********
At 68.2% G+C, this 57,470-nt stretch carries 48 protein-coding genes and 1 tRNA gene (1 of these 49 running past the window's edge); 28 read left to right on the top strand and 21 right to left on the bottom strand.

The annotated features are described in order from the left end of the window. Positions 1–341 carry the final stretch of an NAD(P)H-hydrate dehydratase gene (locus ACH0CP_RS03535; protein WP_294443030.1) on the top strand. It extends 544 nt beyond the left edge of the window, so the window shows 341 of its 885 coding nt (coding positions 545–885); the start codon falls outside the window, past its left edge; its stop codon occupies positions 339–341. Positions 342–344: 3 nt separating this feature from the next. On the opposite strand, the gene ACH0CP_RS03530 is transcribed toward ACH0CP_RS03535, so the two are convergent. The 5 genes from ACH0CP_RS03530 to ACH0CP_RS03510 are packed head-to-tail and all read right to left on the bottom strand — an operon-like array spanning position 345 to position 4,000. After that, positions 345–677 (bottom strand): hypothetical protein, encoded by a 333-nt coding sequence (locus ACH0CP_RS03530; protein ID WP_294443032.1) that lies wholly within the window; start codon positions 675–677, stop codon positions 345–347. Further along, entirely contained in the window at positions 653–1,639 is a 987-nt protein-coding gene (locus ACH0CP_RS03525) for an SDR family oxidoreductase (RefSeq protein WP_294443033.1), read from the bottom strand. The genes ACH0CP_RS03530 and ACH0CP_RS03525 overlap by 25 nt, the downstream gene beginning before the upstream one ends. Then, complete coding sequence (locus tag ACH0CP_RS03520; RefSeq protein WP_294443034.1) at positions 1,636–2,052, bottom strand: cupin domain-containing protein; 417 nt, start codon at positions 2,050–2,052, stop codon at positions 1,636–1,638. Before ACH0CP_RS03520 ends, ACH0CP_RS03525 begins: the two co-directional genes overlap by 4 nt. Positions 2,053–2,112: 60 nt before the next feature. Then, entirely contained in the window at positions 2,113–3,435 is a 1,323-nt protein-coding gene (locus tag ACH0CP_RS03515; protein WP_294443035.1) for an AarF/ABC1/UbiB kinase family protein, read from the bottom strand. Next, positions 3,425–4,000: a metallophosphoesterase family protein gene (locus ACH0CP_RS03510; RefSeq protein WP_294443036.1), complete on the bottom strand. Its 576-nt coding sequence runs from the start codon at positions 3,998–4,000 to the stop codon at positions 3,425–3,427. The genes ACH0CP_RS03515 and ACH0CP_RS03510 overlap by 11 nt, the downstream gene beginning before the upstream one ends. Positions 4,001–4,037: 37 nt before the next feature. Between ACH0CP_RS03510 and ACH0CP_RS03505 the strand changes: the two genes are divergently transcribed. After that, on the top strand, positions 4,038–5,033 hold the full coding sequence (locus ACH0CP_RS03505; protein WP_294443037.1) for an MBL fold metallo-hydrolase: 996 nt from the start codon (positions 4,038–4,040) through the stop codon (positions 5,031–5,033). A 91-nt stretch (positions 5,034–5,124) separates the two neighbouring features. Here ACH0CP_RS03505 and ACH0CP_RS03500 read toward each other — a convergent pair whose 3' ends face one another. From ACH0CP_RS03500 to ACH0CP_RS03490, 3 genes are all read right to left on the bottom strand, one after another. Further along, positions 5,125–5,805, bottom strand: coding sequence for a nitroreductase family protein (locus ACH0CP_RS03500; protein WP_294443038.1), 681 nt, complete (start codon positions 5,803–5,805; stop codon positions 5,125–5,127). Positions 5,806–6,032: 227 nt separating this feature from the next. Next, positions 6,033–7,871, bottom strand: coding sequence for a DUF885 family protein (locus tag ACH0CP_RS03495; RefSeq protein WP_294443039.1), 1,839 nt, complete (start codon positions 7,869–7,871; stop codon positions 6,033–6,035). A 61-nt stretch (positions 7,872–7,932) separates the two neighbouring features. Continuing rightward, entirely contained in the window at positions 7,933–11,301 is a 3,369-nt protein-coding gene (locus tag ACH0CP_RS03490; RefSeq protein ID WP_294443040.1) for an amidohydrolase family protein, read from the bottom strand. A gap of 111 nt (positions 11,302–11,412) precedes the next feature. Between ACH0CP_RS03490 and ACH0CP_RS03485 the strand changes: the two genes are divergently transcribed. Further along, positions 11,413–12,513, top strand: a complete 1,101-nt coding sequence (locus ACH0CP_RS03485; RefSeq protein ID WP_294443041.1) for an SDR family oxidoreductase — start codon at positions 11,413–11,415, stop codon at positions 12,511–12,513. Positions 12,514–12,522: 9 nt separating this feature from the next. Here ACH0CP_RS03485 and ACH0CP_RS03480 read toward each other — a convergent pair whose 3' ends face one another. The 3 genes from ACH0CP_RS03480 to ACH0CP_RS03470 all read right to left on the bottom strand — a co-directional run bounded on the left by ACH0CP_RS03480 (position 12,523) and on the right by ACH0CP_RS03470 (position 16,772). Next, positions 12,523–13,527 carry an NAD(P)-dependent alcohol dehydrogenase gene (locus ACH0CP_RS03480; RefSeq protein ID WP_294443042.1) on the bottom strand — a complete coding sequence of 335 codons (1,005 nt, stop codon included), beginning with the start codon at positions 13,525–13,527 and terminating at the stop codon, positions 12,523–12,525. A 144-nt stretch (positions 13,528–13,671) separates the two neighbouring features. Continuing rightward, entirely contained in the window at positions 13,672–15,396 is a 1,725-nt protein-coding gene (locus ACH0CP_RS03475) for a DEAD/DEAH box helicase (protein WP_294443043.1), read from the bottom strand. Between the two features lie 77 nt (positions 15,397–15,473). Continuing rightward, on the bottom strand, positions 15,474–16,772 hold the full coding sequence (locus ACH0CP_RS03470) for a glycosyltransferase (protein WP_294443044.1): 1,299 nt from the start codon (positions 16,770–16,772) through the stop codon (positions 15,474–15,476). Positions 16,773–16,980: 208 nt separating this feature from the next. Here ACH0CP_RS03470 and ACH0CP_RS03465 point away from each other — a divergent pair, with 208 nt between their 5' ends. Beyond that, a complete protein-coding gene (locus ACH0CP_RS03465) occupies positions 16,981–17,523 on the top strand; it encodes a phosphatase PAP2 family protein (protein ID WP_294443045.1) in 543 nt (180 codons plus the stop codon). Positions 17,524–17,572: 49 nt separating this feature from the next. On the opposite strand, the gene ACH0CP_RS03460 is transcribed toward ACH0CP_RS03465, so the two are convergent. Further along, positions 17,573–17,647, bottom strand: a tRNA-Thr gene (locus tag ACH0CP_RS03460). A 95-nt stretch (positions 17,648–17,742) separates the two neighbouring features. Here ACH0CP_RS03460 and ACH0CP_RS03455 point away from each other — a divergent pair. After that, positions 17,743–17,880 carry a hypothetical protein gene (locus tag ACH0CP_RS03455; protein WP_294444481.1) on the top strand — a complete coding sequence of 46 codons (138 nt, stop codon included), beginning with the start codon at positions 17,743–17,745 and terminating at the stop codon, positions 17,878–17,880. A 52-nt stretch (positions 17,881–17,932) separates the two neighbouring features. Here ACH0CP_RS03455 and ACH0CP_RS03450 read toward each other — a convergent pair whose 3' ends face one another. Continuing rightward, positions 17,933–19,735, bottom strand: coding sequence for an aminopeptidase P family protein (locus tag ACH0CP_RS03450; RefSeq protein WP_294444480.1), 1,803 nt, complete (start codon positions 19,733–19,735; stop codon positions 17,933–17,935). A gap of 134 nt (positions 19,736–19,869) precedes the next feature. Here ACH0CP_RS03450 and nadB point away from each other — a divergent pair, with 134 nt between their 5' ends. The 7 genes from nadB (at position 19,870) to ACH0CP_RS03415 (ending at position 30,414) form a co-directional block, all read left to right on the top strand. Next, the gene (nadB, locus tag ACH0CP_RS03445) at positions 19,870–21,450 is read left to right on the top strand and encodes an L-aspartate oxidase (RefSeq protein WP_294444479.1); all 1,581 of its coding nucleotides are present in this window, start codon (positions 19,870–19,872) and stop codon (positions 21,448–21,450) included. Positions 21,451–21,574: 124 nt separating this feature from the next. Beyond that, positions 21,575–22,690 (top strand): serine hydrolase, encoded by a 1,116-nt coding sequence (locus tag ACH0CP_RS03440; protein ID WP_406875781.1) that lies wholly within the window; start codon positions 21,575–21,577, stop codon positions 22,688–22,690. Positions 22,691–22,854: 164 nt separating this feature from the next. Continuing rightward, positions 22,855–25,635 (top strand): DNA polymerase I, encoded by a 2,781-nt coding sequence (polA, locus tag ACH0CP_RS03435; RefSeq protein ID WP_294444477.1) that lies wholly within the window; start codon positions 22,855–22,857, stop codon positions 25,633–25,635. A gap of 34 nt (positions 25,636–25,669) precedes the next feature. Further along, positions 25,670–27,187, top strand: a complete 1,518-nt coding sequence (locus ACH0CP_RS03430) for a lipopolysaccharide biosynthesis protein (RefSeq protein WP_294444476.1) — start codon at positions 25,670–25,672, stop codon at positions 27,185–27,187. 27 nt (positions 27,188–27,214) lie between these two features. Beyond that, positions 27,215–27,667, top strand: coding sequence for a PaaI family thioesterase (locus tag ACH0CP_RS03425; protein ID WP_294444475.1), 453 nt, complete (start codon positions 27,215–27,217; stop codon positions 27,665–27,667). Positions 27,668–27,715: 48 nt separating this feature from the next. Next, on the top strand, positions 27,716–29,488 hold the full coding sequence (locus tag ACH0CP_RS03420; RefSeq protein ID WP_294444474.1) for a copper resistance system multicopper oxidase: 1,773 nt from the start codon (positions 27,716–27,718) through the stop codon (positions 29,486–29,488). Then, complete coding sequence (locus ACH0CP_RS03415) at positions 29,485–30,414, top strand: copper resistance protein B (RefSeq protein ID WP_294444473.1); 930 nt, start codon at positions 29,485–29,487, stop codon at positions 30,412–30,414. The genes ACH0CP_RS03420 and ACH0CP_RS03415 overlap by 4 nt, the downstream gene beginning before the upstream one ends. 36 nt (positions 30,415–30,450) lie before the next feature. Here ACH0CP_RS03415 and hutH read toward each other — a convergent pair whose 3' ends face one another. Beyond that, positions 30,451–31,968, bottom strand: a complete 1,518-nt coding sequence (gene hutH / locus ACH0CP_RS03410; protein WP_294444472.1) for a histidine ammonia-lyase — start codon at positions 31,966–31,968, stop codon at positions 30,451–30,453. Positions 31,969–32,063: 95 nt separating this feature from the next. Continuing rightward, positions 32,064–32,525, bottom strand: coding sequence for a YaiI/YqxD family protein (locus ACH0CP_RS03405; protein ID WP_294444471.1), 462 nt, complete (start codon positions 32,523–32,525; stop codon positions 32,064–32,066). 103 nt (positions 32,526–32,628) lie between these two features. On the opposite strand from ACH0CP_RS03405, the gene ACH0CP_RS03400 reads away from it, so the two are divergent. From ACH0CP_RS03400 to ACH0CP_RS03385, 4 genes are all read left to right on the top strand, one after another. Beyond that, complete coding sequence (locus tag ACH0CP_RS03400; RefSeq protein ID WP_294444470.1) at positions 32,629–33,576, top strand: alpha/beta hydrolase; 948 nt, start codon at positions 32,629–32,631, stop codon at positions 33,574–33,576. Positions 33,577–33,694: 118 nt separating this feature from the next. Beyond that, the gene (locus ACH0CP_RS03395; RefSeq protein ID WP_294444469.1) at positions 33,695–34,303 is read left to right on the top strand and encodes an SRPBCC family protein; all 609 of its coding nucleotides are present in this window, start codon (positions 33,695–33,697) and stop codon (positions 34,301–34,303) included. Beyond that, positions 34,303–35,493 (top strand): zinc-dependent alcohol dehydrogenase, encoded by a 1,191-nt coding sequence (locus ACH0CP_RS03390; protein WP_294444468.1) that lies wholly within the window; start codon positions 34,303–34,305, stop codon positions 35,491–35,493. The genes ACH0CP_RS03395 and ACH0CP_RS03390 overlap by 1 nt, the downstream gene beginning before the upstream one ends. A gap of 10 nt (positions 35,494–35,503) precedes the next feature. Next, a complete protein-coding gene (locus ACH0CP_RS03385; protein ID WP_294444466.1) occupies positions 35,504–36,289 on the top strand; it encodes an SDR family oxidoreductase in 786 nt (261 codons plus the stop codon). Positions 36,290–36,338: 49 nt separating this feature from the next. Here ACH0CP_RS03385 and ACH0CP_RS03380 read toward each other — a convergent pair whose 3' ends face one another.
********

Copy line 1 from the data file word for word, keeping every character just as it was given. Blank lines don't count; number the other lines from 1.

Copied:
At 68.2% G+C, this 57,470-nt stretch carries 48 protein-coding genes and 1 tRNA gene (1 of these 49 running past the window's edge); 28 read left to right on the top strand and 21 right to left on the bottom strand.